"The transformation from working in Bombay to living in Navi Mumbai was our objective. We introduced an agricultural market in Navi Mumbai, which significantly relieved the congestion in South Mumbai. Challenges arose during the construction of the Mumbai-Pune Expressway, requiring the acquisition of 980 hectares of land amidst hurdles such as forest and environmental clearances. However, through political support and expedited processes, we achieved record-breaking land acquisition in just six months. Recognizing the importance of time, we expedited infrastructure projects, completing 52 flyovers in the Mumbai Metropolitan Region in an average of 30 and a half months, significantly shorter than the norm of 48 to 60 months. Despite financial constraints, we ensured the financial viability of projects, foregoing conventional construction sequencing methods in favor of efficiency and expediency," he said.

Architect PK Das, focusing on the environmental aspect, said, "The true beneficiaries of mega infrastructure projects must be questioned. Neglecting vital infrastructure for years, particularly life-saving infrastructure, may lead to an existential crisis. I advocate for prioritizing natural ecological infrastructure. Mumbai boasts one of the richest national ecologies, occupying 1050 sq km, with a buildable area of 240 sq km. However, our current infrastructure planning often excludes natural ecology, such as water courses now turned into nullahs, spanning 300 km, along with wetlands, creeks, and mountains. This is imperative as we face an existential crisis due to the climate crisis. Rising temperatures pose a critical threat, leading to heat stress and severe health impacts, particularly affecting the poor and working class. The rampant construction trend exacerbates this crisis, encroaching on open spaces vital for well-being. Salt pan lands and wetlands are being taken over, rivers concretized, and open spaces dwindling. We must recognize the importance of hidden infrastructure and prioritize green spaces."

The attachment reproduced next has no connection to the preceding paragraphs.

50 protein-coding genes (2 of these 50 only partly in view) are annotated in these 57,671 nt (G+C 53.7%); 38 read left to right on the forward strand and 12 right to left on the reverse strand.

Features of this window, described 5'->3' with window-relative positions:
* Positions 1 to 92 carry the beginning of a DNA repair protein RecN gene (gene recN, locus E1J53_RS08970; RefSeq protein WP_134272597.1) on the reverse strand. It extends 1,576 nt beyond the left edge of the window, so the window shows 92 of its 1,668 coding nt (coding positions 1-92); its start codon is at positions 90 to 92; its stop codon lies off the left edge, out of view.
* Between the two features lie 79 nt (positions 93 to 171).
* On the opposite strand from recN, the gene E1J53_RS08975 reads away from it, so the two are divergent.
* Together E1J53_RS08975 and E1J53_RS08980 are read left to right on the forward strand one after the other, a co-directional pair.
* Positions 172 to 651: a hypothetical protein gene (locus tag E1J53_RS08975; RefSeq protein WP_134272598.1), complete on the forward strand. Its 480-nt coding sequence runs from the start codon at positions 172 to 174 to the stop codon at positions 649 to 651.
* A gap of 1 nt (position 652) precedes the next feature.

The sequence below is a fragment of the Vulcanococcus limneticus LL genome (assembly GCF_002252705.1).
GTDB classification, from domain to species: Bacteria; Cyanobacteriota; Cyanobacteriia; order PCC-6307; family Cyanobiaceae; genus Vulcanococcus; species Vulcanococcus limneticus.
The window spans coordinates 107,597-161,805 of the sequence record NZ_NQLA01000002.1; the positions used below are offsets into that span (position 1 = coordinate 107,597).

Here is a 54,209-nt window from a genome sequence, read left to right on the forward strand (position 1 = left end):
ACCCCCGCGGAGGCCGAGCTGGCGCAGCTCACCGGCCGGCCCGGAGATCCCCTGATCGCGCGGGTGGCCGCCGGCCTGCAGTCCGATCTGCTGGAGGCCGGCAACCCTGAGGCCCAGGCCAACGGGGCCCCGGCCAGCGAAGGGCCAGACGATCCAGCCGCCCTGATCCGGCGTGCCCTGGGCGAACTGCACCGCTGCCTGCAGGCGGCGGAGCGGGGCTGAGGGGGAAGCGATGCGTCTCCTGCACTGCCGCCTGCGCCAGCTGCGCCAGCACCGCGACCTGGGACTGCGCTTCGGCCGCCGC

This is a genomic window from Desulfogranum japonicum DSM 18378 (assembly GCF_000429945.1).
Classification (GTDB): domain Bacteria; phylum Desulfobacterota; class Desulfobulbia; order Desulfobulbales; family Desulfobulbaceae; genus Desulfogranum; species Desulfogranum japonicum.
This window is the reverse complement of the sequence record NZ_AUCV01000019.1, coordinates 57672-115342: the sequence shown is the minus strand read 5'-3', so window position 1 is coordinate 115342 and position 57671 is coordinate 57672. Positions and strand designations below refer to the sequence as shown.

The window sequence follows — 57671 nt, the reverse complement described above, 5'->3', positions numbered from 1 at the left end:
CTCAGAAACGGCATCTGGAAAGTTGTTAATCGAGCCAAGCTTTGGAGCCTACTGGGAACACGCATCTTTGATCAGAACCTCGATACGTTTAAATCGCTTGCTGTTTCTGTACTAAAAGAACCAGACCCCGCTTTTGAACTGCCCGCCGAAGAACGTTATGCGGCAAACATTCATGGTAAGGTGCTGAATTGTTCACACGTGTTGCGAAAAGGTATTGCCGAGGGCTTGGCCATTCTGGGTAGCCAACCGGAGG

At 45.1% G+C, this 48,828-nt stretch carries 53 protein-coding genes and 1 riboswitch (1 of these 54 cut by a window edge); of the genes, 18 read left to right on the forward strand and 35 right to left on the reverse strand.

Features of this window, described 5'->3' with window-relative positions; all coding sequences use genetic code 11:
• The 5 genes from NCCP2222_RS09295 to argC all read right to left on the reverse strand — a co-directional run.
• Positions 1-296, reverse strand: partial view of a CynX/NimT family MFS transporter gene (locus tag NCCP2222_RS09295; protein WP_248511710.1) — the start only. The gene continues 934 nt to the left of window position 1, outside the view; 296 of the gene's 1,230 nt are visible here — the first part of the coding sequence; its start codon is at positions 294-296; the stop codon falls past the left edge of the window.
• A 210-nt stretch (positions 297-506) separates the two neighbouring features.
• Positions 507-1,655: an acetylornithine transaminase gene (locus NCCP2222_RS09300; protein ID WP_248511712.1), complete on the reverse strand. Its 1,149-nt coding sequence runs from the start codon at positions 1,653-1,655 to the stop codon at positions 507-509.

The urgent need for prioritizing sustainable infrastructure to combat the climate crisis and secure Mumbai's future cannot be overstated. Planting more trees and fostering urban forests stand as imperative measures, echoing innovative approaches witnessed in the US and New York, where rebuilding with nature post-disasters like Hurricane Sandy proved effective.

Moreover, Mumbai faces direct risks due to the Indian Ocean's warming, evidenced by the increasing frequency of cyclonic winds and floods. Halting the conversion of natural areas into construction sites is paramount to prevent ecological degradation. Additionally, limiting building density to mitigate heat island effects and restoring water and land are essential steps toward resilience.

Recognizing the significance of public transport, Gagrani pointed out that the Mumbai Metropolitan Region Development Authority (MMRDA) and BMC's efforts to expand the metro network by 300 km within two years are crucial. Public transport, particularly in areas where water transportation is not viable, plays a vital role in ensuring accessibility for all.

"Beneath Mumbai's surface lies a vast and intricate network of sewage lines, constituting a significant part of its underbelly. However, numerous footpaths in the city have been compromised due to ongoing projects. While the island city boasts a considerable pedestrian network, efforts are being made in various locations to address the issues at hand. Yet, it is evident that long-standing questions regarding urban infrastructure have yet to be adequately resolved" said Commissioner.

RECENT STORIES

Thane: Maharashtra Government Takes Proactive Measures For Expanding Ghodbunder Road To Ease Traffic...

Thane: Maharashtra Government Takes Proactive Measures For Expanding Ghodbunder Road To Ease Traffic...

Mumbai News: BEST Driver Mercilessly Assaulted For Not Halting At Kalanagar Stop In Bandra, 1...

Mumbai News: BEST Driver Mercilessly Assaulted For Not Halting At Kalanagar Stop In Bandra, 1...

Mumbai: 4 Arrested As NCB Busts Inter-State Syndicates; 111 kgs Of Ganja Seized

Mumbai: 4 Arrested As NCB Busts Inter-State Syndicates; 111 kgs Of Ganja Seized

Thane: 16-Yr-Old Hangs Self In Dombivli After Father Denies Permission To Download Snapchat

Thane: 16-Yr-Old Hangs Self In Dombivli After Father Denies Permission To Download Snapchat

Mumbai Housing Society Queries: ‘Managing Committee Must Trim Trees Before Monsoon With BMC...

Mumbai Housing Society Queries: ‘Managing Committee Must Trim Trees Before Monsoon With BMC...